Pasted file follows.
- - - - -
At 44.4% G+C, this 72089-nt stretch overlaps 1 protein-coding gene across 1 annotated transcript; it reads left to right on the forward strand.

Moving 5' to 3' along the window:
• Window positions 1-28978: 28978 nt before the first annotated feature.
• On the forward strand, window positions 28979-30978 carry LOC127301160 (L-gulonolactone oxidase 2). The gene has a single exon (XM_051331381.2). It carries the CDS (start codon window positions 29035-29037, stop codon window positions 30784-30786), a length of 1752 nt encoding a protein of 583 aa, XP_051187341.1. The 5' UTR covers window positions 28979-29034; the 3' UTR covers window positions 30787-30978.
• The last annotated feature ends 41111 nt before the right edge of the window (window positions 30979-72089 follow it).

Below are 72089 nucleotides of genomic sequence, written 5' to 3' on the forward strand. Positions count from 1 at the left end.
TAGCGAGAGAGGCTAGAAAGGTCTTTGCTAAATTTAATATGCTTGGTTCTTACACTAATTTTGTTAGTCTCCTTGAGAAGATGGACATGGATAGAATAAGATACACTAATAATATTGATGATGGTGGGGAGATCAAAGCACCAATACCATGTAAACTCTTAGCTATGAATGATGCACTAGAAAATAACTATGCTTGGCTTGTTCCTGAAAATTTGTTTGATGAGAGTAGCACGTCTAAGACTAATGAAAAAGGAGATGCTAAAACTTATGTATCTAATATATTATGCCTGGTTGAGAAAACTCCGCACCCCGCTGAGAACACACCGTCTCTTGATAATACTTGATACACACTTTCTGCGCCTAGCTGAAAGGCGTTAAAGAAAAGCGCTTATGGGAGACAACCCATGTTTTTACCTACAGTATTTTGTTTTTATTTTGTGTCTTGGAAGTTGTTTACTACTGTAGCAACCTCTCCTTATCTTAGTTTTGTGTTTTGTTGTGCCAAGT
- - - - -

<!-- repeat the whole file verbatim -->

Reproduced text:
At 44.4% G+C, this 72089-nt stretch overlaps 1 protein-coding gene across 1 annotated transcript; it reads left to right on the forward strand.

Moving 5' to 3' along the window:
• Window positions 1-28978: 28978 nt before the first annotated feature.
• On the forward strand, window positions 28979-30978 carry LOC127301160 (L-gulonolactone oxidase 2). The gene has a single exon (XM_051331381.2). It carries the CDS (start codon window positions 29035-29037, stop codon window positions 30784-30786), a length of 1752 nt encoding a protein of 583 aa, XP_051187341.1. The 5' UTR covers window positions 28979-29034; the 3' UTR covers window positions 30787-30978.
• The last annotated feature ends 41111 nt before the right edge of the window (window positions 30979-72089 follow it).

Below are 72089 nucleotides of genomic sequence, written 5' to 3' on the forward strand. Positions count from 1 at the left end.
TAGCGAGAGAGGCTAGAAAGGTCTTTGCTAAATTTAATATGCTTGGTTCTTACACTAATTTTGTTAGTCTCCTTGAGAAGATGGACATGGATAGAATAAGATACACTAATAATATTGATGATGGTGGGGAGATCAAAGCACCAATACCATGTAAACTCTTAGCTATGAATGATGCACTAGAAAATAACTATGCTTGGCTTGTTCCTGAAAATTTGTTTGATGAGAGTAGCACGTCTAAGACTAATGAAAAAGGAGATGCTAAAACTTATGTATCTAATATATTATGCCTGGTTGAGAAAACTCCGCACCCCGCTGAGAACACACCGTCTCTTGATAATACTTGATACACACTTTCTGCGCCTAGCTGAAAGGCGTTAAAGAAAAGCGCTTATGGGAGACAACCCATGTTTTTACCTACAGTATTTTGTTTTTATTTTGTGTCTTGGAAGTTGTTTACTACTGTAGCAACCTCTCCTTATCTTAGTTTTGTGTTTTGTTGTGCCAAGT